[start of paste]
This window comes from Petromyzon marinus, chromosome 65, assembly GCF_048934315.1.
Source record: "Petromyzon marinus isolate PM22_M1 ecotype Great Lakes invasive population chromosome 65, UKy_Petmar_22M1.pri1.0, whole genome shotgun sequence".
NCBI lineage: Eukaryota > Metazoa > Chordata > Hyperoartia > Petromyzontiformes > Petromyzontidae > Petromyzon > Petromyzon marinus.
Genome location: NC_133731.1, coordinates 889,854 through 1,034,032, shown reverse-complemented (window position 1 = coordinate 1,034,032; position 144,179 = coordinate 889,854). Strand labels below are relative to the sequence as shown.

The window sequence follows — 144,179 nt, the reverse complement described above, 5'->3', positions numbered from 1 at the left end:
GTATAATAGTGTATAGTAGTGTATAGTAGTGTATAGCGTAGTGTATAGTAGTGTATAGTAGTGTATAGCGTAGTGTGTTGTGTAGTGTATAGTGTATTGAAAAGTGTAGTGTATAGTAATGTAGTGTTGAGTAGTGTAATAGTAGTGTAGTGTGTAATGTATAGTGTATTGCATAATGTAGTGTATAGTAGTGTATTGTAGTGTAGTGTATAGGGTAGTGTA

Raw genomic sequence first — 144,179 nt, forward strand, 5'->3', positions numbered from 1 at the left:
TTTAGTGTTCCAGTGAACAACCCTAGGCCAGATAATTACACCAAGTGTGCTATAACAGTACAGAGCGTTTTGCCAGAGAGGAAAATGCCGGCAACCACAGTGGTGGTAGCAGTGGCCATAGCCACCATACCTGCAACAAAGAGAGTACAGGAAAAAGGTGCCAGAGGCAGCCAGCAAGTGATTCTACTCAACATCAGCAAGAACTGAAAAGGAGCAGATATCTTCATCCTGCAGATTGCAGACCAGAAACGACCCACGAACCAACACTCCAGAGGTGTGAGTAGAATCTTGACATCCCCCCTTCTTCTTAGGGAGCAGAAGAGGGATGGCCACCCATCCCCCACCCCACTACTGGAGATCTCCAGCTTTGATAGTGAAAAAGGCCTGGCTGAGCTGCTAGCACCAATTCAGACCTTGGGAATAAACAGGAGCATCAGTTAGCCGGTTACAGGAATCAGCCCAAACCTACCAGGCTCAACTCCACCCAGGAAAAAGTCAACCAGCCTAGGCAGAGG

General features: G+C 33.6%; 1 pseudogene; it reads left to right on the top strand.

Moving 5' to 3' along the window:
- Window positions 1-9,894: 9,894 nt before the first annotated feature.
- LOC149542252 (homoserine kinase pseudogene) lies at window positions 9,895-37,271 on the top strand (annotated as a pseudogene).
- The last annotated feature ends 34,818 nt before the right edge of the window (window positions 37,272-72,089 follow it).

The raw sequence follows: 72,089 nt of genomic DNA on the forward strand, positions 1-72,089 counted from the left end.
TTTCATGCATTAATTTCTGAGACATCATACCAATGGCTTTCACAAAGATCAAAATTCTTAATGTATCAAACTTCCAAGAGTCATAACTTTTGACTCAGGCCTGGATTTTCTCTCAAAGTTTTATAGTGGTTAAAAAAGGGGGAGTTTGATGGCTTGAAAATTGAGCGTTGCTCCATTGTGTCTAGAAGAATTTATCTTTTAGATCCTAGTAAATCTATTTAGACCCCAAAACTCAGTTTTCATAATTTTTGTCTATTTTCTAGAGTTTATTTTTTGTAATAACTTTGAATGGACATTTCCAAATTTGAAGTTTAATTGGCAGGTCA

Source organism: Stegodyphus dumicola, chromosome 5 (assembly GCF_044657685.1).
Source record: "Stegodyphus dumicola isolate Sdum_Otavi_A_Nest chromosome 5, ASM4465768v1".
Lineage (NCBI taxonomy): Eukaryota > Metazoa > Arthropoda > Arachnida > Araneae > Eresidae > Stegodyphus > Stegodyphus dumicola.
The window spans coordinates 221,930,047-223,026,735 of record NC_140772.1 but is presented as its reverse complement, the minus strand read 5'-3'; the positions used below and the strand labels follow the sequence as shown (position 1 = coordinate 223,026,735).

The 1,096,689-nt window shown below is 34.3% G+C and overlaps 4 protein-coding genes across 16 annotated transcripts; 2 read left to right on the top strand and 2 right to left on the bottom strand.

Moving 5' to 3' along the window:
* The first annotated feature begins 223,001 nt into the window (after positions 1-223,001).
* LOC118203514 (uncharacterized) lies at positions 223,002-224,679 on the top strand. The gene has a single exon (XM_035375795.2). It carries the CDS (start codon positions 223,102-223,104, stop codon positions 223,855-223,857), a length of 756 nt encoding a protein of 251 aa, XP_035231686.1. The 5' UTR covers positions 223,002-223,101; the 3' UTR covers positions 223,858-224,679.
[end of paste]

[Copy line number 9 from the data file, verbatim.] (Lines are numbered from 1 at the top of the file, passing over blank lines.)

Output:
General features: G+C 33.6%; 1 pseudogene; it reads left to right on the top strand.